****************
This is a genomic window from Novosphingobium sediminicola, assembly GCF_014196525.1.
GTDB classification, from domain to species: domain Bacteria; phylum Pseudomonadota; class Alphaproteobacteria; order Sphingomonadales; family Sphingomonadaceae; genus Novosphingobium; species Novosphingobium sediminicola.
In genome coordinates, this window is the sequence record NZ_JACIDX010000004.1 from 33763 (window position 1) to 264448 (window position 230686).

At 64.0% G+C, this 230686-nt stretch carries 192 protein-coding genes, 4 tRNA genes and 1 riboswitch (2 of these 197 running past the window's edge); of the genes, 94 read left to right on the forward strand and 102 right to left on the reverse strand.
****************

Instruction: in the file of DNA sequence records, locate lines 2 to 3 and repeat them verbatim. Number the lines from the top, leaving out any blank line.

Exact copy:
GTDB classification, from domain to species: domain Bacteria; phylum Pseudomonadota; class Alphaproteobacteria; order Sphingomonadales; family Sphingomonadaceae; genus Novosphingobium; species Novosphingobium sediminicola.
In genome coordinates, this window is the sequence record NZ_JACIDX010000004.1 from 33763 (window position 1) to 264448 (window position 230686).